Introduction: Slide Out Refrigerator Cabinet

About: I am a full time illustrator and mural painter but also enjoy woodworking, screen printing, performing spoken word poetry, and the overall process of making creative work. Growing up, my main interests were sk…

In this instructable I’ll show you how to build a slide out cabinet that fits in the space next to your refrigerator. Our house is pretty small (around 1000 sq ft) so we're always looking for ways to increase our storage. I came across some similar ideas earlier this year and finally got around to making my own, but with a few modifications. It measures 4.5" x 29" x 63" and fits next to our refrigerator. Its small but it provided us with enough space to declutter our kitchen cabinets and make kitchen organization a breeze.



- 4' x 8' sheet of 1/2" plywood

- box of 1 1/4" screws

- a handful of 5/16" dowels

- paint (optional)

- two non-swivel castors

- two 24" drawer slides (I would have gone with longer ones if they were available in store)


- Fusion 360 or similar program (optional)

- Table or circular saw

- clamps

- drill

- 5/16" brad point drill bit

- router with 1/2" rabbeting bit

- router template guide set - I used the 1" guide

-caulk gun and Liquid Nails heavy duty construction adhesive (optional finish)

Step 1: Design

The first step is to measure how much space you have to work with. In my case, I had under 6" between the fridge and the wall. I wanted to make it the same height and depth as the fridge so it slides in nicely beside it. My house is old and nothing is square to begin with, so I left a little extra room in case I had to make adjustments when I install it. 4.5" was the perfect width to fit nicely in the space as well as provide a wide enough shelf for a lot of items.

Every build starts with a drawing, but this is the first time I've used Fusion 360 to plan a build, which was incredibly helpful.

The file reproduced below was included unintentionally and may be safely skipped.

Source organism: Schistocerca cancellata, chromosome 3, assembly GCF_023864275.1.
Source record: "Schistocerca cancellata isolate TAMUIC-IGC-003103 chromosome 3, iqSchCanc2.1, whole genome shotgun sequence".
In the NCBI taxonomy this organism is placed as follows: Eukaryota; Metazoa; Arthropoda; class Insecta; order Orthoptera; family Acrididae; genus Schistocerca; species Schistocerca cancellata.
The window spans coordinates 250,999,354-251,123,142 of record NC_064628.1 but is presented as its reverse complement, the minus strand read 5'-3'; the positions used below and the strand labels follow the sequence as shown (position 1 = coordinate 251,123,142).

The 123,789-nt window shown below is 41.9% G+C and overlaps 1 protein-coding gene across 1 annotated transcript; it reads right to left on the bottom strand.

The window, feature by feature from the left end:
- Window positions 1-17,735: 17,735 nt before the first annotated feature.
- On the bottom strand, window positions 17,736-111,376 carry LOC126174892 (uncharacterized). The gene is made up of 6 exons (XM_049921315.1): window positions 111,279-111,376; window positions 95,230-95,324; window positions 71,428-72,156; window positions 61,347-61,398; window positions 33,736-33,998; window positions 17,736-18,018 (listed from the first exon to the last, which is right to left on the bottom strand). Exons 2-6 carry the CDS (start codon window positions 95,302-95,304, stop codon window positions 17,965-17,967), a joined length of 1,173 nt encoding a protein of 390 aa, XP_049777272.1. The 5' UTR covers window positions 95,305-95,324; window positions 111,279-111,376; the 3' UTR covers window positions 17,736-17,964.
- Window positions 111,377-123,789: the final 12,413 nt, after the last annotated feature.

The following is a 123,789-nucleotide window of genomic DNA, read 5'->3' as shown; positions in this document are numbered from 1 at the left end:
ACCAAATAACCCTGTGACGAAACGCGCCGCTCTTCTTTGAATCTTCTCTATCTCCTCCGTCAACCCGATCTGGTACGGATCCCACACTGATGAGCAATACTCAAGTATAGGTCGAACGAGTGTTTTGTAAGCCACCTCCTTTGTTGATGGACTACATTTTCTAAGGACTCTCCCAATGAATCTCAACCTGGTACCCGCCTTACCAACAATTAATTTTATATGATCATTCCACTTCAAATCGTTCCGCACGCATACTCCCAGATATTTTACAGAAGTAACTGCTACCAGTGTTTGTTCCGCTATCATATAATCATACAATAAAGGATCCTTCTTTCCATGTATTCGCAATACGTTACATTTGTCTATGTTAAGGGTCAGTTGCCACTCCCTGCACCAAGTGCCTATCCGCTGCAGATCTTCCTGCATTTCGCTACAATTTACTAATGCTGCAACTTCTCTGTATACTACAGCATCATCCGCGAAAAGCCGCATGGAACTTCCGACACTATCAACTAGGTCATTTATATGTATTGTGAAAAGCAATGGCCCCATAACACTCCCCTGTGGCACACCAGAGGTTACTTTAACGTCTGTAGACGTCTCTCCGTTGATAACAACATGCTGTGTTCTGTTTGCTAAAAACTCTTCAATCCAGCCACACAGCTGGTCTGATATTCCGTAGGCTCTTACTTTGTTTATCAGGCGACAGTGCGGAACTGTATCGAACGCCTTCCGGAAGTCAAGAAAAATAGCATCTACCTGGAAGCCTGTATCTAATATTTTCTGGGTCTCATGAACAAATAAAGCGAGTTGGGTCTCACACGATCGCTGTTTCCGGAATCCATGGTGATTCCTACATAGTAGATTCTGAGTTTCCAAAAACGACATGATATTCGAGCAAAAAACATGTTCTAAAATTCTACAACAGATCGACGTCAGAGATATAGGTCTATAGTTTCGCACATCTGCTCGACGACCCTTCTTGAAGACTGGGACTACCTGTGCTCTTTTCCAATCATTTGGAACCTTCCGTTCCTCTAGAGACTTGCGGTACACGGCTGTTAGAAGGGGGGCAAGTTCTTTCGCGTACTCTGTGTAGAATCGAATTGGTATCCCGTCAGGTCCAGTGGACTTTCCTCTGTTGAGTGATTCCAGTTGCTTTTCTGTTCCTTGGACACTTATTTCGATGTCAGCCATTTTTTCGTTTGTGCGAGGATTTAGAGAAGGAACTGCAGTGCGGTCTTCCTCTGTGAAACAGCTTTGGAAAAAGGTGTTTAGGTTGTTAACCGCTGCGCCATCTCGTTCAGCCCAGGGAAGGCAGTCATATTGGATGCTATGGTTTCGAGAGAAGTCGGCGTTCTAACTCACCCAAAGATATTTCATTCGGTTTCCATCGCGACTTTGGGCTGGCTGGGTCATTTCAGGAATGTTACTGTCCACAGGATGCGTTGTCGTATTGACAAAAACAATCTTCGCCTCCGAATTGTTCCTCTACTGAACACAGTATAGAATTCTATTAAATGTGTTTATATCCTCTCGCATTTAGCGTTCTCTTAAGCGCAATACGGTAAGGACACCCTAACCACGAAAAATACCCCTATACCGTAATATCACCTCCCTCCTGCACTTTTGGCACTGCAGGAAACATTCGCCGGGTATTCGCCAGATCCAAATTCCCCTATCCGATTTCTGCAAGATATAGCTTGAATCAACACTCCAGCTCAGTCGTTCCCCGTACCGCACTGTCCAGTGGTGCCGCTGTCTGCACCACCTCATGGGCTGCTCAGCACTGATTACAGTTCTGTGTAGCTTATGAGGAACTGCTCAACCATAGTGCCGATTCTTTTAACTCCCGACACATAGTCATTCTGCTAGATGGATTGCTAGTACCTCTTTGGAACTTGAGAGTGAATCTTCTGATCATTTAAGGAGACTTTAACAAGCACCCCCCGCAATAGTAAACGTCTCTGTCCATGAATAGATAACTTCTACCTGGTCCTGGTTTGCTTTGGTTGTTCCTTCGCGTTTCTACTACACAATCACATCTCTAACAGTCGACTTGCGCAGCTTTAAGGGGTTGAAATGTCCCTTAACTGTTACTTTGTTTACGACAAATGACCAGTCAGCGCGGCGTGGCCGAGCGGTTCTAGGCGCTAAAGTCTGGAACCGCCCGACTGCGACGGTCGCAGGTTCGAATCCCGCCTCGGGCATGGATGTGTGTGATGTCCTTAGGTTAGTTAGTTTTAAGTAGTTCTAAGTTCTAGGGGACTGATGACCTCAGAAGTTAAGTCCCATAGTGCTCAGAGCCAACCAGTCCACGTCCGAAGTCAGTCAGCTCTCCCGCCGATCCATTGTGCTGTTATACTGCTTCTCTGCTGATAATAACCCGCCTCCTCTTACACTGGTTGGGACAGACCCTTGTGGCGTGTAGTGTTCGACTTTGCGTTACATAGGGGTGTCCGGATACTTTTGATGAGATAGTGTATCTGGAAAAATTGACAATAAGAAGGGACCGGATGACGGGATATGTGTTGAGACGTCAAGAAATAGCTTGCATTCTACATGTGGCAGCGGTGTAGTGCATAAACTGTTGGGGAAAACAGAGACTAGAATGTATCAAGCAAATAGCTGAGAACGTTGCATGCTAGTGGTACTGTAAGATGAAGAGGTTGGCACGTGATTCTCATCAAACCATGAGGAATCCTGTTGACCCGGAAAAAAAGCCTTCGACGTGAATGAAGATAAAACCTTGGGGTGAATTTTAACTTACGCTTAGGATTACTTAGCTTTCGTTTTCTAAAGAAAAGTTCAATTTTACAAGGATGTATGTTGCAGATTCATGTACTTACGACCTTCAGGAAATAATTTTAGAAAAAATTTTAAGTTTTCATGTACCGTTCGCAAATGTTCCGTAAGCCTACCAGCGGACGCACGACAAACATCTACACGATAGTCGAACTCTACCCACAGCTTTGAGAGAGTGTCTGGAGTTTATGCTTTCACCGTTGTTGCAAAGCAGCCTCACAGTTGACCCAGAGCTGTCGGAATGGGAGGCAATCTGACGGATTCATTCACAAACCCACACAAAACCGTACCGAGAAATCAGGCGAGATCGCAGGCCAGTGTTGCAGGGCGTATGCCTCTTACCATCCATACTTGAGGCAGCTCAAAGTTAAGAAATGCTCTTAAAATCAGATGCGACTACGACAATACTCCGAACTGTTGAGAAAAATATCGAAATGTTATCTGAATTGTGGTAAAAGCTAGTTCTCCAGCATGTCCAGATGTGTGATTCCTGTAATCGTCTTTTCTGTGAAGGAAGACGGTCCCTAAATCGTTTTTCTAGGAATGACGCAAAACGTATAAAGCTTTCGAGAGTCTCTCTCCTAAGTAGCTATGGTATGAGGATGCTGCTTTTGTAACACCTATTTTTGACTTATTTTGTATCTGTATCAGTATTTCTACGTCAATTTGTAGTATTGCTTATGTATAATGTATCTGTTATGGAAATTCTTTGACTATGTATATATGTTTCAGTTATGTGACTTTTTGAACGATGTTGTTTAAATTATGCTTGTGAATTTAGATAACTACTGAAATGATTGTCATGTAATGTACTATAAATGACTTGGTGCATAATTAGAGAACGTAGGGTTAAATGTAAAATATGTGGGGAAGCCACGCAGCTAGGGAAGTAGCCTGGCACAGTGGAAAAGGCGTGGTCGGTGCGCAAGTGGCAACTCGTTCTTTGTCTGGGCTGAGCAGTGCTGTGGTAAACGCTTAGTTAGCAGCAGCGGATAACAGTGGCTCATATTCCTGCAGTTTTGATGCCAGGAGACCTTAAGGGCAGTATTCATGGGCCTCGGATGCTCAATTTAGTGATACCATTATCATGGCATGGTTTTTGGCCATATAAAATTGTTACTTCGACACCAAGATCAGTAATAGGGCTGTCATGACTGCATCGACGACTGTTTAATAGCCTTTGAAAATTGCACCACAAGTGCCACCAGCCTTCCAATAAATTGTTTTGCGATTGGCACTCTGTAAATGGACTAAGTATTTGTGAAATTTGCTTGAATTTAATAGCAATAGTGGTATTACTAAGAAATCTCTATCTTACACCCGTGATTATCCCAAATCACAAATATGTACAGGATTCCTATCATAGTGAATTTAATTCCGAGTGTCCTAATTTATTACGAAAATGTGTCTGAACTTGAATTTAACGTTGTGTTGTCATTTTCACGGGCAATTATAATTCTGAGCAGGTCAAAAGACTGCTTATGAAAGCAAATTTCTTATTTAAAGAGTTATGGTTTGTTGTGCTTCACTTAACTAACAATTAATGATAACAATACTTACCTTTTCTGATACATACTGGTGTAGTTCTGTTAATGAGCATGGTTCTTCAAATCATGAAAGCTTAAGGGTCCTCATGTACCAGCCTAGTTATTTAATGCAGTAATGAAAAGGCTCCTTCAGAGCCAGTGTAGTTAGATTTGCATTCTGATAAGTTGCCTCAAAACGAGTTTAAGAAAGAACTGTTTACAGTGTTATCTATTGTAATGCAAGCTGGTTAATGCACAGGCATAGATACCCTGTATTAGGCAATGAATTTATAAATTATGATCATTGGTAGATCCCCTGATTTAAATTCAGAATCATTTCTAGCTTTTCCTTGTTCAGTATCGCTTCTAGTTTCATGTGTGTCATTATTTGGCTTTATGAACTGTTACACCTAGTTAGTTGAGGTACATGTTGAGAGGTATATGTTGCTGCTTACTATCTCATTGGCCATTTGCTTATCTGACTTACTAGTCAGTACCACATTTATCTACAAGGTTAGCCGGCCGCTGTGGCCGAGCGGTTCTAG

- In Fusion 360, sketch out the bottom of the shelf - 4.5” x 29”

- Extrude 1/2"

- Duplicate the bottom shelf and move it up 62.5"

- Repeat the process for the sides : 4.5" x 62". I also added a wood texture, which isn’t necessary but makes it more fun.

- Sketch the back and extrude it 1/2". The measurements are 62" x 28"

- Optional - Drop in a background image. If you insert an image, uncheck the box that says "chain faces". Having it checked makes your image sort of wrap around the sides which causes this weird glare thing and skews the image. Unchecking it makes your image easier to see.

- Create your shelves. The measurements are 28.5" long (to fit into the 1/4" deep dado cuts) by 4" wide.

- My plan is to cut dados into the sides at 3.5" intervals so the shelves can be adjusted as needed. Because of this, I didn't space them out evenly. This could be done a number of different ways though. You could figure out what you want to put in the shelves and space them out accordingly, or simply make them all even.

Step 2: Plot Your Lines and Make Cuts

I used Fusion 360 to plot out all my cuts so I would have as little scrap as possible. This could also be done in Illustrator, Photoshop, Affinity Designer, etc.

Print and label all your cuts then draw the lines on your board and make the cuts using either a table or circular saw.

Step 3: Background Image - Optional

This step is completely optional but kinda fun. I have been doing a lot of screen printing recently and I wanted to use a design that I've been using as the background for this. You could do any number of things such as staining, painting, using patterns, a neat wallpaper or contact paper.

Here's how I did my design:

- Mask the area that won't be painted.

- Use spray paint to paint the fills and then remove the mask once its dry.

- Project image onto board

- paint with house paint and paint markers.

Step 4: Build a Dado Jig

There are many ways to add shelves to this cabinet. If you don't want to go through the steps of cutting dados, you can cut 4" support brackets and rest your shelves on top of those. If you go that route, skip this step and the following step.

In order to get consistent dados for the shelves, I had to make a jig for my router to go through. This was a first for me so I watched this youtube video for instructions. I made mine slightly different but the overall concept is the same.

- Install 1" rub collar onto your router baseplate.

- Cut two long boards that are the same and two short boards that are the same. These don’t have to be any specific dimension, just long enough to make it all the way through your material and wide enough that your router can sit on it. There needs to be a 1" gap between the boards that the rub collar will ride though.